C.V. Glines, Curator for McDermott Library’s Doolittle Archives, Dies
C.V. Glines (left) worked with retired Gen. Jimmy Doolittle (right) on three books, including Doolittle's autobiography.
Glines also served as Doolittle’s biographer and the official historian of the Doolittle Raiders. Doolittle led the group of volunteer airmen during a daring World War II bombing mission over Japan just months after the attack on Pearl Harbor.
After meeting one of the Raiders, Glines decided to tell their story. He worked with Doolittle on two books, “Four Came Home” and “The Doolittle Raid,” as well as co-authored Doolittle’s official autobiography, “I Could Never Be So Lucky Again.” In total, Glines wrote more than 35 books and 800 magazine articles on aviation and military subjects. He was long considered an honorary Raider for his work with the airmen and one of the nation’s leading aviation authorities.
“When I first came to the History of Aviation Collection in 2002, C.V. was one of the first volunteers I met. Over the years, as I got to know him, I realized what a wonderful person he was. He had great stories to share with us,” said Paul Oelkrug, coordinator of the Special Collections Department at UT Dallas.”
Aviation journalist and magazine publisher George Haddaway was responsible for bringing Glines to UT Dallas. Haddaway established the History of Aviation Collection (HAC) at UT Austin in 1963. The HAC outgrew the space in Austin and moved into the newly constructed McDermott Library at UT Dallas in 1978. After Doolittle’s death in 1993, his personal library, correspondence files, awards, plaques and medals were donated to UT Dallas. Haddaway tapped Glines to be the collection’s curator. Glines worked at the library for 22 years, coming in every week to curate the collection.
Services for C.V. Glines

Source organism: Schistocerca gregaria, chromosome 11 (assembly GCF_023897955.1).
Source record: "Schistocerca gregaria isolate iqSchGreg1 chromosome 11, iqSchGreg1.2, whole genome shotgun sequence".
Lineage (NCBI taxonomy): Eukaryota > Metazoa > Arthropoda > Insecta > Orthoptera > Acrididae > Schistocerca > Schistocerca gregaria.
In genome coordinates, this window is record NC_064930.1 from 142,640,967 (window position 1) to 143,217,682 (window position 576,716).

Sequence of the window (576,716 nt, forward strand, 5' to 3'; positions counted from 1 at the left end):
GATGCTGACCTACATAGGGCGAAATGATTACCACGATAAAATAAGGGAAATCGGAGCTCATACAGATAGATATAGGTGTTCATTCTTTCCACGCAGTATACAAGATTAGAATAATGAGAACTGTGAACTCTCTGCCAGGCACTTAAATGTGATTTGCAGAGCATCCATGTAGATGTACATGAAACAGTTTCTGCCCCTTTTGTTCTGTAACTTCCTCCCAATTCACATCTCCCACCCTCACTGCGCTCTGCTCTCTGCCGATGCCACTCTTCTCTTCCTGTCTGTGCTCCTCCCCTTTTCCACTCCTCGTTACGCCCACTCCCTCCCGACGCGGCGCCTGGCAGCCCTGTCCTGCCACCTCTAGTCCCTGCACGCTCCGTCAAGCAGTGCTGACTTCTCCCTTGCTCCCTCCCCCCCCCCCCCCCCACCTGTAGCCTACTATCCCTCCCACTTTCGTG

Visitation will be at 11 a.m. Tuesday at Sparkman-Crane Funeral Home, 10501 Garland Road in Dallas, followed by a funeral service at 11:30 a.m.
Burial will be at 2 p.m. Tuesday at Dallas-Fort Worth National Cemetery, 2000 Mountain Creek Parkway in Dallas.
Born Dec. 2, 1920, in Baltimore, Glines was a former military pilot who participated in many historic flights, including an around-the-world trip by Pan American Clipper Liberty Bell as part of its introduction to the Pan American Airways fleet in May 1976. Glines also served as an Air Force Reserve Officer Training Corps and Air University instructor. While in military service, he earned a bachelor’s degree and MBA at the University of Oklahoma in 1952, and a master’s in journalism at American University in Washington, D.C., in 1969. He also taught journalism classes part time while stationed in areas near the University of Dayton, University of Alaska and American University.
Glines served as a flight instructor for foreign students during World War II and also spent more than six years working in the Pentagon. While there, his final assignment was chief of public affairs for the Alaskan Command. He retired with the rank of colonel in 1968 and served as editor of several military publications.
“C.V. was a very accomplished author and aviator. I am blessed and privileged to have had the chance to know him and work with him. He will be missed,” Oelkrug said.
Glines and his wife, Mary Ellen, were married 72 years before she preceded him in death in November 2015. The biographer died at C.C. Young Retirement Community in Dallas, where he lived. He is survived by a son, two daughters, five grandchildren and six great-grandchildren.
Media Contact: The Office of Media Relations, UT Dallas, (972) 883-2155, [email protected].